I feel the same about giving stickers to kids! What does a sticker actually achieve for student development without any feedback? It shows you “liked” it, but what did you actually like about it, what could they do to make it even better?
I realise people use “likes” in different ways and social media is amass with ways to acknowledge approval or disapproval, I would just encourage to continue the dialogue to push the thinking further when reading work online or off, whether they be a teacher, student or other!
I had a discussion today with two colleagues about why I blog. In the past I have had it said “you must have too much time on your hands” or “you need to work less and get a hobby!”
I tend to laugh this off because if I didn’t, I might get annoyed. The time complaint is nothing further from the truth. I do spend a lot of my “free” time on my iPad or computer, but no more time than others spend at the footy or watching TV. I use my technology because I love reading (books via kindle, blogs, Zite and online news) , listening to, finding and adding new music to my library online and exploring new digital tools for use personally and professionally. Previously this would have gone unnoticed because I didn’t have the ease of sharing as I do now via this blog, twitter and Facebook!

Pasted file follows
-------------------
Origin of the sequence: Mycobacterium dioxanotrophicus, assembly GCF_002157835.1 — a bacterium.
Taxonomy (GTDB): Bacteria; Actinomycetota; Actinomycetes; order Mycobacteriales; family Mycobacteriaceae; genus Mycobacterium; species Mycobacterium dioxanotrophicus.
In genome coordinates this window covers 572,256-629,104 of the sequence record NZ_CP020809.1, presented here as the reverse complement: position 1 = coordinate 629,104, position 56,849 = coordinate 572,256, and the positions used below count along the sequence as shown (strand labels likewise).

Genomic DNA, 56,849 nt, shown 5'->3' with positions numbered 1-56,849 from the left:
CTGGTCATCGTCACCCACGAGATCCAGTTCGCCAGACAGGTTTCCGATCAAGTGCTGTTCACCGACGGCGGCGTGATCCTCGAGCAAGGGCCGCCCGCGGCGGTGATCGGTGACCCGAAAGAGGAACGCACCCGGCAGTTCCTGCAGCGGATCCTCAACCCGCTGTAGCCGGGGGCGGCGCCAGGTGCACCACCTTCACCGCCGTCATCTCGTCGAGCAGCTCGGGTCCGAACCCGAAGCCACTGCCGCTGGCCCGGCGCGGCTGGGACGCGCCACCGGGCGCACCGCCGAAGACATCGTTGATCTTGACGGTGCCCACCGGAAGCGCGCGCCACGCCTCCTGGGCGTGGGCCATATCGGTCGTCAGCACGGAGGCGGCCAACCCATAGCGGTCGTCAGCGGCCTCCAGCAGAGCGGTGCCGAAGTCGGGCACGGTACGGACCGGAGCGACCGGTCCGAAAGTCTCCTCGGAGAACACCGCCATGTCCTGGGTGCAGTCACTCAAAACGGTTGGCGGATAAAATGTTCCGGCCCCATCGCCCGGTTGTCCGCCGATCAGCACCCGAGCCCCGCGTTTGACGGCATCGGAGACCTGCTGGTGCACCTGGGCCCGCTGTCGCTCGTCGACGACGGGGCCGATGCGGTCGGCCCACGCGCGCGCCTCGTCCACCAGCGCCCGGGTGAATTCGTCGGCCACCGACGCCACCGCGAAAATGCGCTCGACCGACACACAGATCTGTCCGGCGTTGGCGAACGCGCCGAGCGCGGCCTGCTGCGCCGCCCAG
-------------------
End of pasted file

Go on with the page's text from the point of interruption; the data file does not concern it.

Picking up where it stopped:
Each of these mediums serve a different purpose for me. Whilst other people blur the lines between professional and personal with twitter, Facebook and blogging, I tend to use Facebook exclusively for personal connections. The people I “friend” on Facebook tend to be restricted by a few conditions. I only “friend” people whom I know personally. I would most likely have been in their home, met their parents/children/partners and socialised with them by choice! I know their family by name and they know mine. Facebook is a space I use to share information about my children, connect with friends interstate/international and share music and humour. I don’t spend a lot of time on this domain, but tend to check in from time to time (every couple of days).